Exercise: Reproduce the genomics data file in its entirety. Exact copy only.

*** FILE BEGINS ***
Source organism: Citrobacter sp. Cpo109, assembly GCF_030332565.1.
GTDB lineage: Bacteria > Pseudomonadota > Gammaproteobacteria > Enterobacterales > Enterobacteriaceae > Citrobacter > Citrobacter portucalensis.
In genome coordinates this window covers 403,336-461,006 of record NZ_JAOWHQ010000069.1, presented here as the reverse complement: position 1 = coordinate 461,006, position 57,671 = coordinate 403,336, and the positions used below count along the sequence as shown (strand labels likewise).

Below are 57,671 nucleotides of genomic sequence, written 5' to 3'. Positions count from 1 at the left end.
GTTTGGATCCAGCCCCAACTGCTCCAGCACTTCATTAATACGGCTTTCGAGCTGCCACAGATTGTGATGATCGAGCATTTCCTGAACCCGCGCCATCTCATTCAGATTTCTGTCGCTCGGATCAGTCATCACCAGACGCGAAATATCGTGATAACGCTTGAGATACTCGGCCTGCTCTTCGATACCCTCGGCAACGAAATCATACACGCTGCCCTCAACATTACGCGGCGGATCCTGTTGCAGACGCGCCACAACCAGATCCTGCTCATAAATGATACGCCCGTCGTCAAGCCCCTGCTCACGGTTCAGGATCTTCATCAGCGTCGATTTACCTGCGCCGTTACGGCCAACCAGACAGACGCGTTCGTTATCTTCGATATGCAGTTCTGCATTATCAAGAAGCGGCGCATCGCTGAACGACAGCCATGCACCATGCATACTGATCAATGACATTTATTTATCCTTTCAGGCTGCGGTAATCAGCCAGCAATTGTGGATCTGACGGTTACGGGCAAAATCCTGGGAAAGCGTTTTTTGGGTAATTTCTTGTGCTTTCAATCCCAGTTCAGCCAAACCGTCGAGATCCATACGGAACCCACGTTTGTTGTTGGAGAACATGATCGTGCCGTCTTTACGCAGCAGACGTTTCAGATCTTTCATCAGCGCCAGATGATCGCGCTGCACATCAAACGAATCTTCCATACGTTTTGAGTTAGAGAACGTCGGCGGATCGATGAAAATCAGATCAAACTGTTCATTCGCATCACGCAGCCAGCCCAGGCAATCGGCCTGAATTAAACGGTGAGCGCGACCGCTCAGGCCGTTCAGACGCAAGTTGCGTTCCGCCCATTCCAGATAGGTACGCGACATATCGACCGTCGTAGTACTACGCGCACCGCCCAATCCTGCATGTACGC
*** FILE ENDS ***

Source organism: Citrobacter sp. Cpo109, assembly GCF_030332565.1.
GTDB lineage: Bacteria > Pseudomonadota > Gammaproteobacteria > Enterobacterales > Enterobacteriaceae > Citrobacter > Citrobacter portucalensis.
In genome coordinates this window covers 403,336-461,006 of record NZ_JAOWHQ010000069.1, presented here as the reverse complement: position 1 = coordinate 461,006, position 57,671 = coordinate 403,336, and the positions used below count along the sequence as shown (strand labels likewise).

Below are 57,671 nucleotides of genomic sequence, written 5' to 3'. Positions count from 1 at the left end.
GTTTGGATCCAGCCCCAACTGCTCCAGCACTTCATTAATACGGCTTTCGAGCTGCCACAGATTGTGATGATCGAGCATTTCCTGAACCCGCGCCATCTCATTCAGATTTCTGTCGCTCGGATCAGTCATCACCAGACGCGAAATATCGTGATAACGCTTGAGATACTCGGCCTGCTCTTCGATACCCTCGGCAACGAAATCATACACGCTGCCCTCAACATTACGCGGCGGATCCTGTTGCAGACGCGCCACAACCAGATCCTGCTCATAAATGATACGCCCGTCGTCAAGCCCCTGCTCACGGTTCAGGATCTTCATCAGCGTCGATTTACCTGCGCCGTTACGGCCAACCAGACAGACGCGTTCGTTATCTTCGATATGCAGTTCTGCATTATCAAGAAGCGGCGCATCGCTGAACGACAGCCATGCACCATGCATACTGATCAATGACATTTATTTATCCTTTCAGGCTGCGGTAATCAGCCAGCAATTGTGGATCTGACGGTTACGGGCAAAATCCTGGGAAAGCGTTTTTTGGGTAATTTCTTGTGCTTTCAATCCCAGTTCAGCCAAACCGTCGAGATCCATACGGAACCCACGTTTGTTGTTGGAGAACATGATCGTGCCGTCTTTACGCAGCAGACGTTTCAGATCTTTCATCAGCGCCAGATGATCGCGCTGCACATCAAACGAATCTTCCATACGTTTTGAGTTAGAGAACGTCGGCGGATCGATGAAAATCAGATCAAACTGTTCATTCGCATCACGCAGCCAGCCCAGGCAATCGGCCTGAATTAAACGGTGAGCGCGACCGCTCAGGCCGTTCAGACGCAAGTTGCGTTCCGCCCATTCCAGATAGGTACGCGACATATCGACCGTCGTAGTACTACGCGCACCGCCCAATCCTGCATGTACGC